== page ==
Interest rates on government debt have been falling in many countries for the last several decades, with markets indicating that rates may stay low well into the future. The recent economic crisis precipitated by the coronavirus only accentuates these trends. As discussed by several authors, sustained low interest rates fundamentally change the nature of long-run fiscal policy choices.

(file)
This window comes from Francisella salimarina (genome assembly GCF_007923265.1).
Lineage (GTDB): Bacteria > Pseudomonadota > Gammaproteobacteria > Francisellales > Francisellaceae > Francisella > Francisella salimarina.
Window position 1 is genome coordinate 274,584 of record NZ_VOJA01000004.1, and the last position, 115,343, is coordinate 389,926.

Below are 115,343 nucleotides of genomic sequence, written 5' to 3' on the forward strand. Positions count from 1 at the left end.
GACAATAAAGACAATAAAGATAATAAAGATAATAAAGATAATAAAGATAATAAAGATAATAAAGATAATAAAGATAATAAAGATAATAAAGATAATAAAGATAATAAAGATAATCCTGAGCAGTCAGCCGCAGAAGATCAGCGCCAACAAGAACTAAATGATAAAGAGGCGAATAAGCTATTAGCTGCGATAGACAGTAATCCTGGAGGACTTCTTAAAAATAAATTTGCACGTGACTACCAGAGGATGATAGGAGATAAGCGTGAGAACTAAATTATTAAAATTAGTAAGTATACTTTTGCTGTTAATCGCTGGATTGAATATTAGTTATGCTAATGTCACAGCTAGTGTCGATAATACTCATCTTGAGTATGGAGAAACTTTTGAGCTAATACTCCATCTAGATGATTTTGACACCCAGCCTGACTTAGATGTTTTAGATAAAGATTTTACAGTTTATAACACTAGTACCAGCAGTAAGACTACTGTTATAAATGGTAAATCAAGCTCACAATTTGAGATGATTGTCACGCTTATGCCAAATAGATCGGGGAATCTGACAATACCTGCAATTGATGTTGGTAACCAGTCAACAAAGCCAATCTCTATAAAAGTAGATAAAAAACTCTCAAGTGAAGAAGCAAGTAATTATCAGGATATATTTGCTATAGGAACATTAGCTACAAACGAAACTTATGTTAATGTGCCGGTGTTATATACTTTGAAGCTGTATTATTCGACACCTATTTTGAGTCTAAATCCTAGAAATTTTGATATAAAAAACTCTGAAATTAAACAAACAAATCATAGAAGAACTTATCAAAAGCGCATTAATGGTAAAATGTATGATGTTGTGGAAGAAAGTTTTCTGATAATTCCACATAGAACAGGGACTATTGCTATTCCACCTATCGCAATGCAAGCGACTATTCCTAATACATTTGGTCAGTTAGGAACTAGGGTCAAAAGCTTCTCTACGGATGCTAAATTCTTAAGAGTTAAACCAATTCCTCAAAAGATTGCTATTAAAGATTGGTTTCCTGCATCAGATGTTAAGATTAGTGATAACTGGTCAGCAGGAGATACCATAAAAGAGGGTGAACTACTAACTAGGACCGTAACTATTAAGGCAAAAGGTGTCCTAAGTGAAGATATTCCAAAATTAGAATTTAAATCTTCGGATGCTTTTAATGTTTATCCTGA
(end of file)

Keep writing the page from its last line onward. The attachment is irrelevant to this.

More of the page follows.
In this paper, we examine a related issue: the implications of sustained low interest rates for the structure of tax policy. Several significant issues in tax policy are affected by the presence of sustained low interest rates. We show that low interest rates (a) reduce the differences between consumption and income taxes; (b) make wealth taxes less efficient relative to capital income taxes, at given rates of tax; (c) generally mute the value of traditional tax preferences for business investment, retirement saving, and capital gains, and (d) substantially raise the valuation of benefits of carbon abatement policies relative to their costs.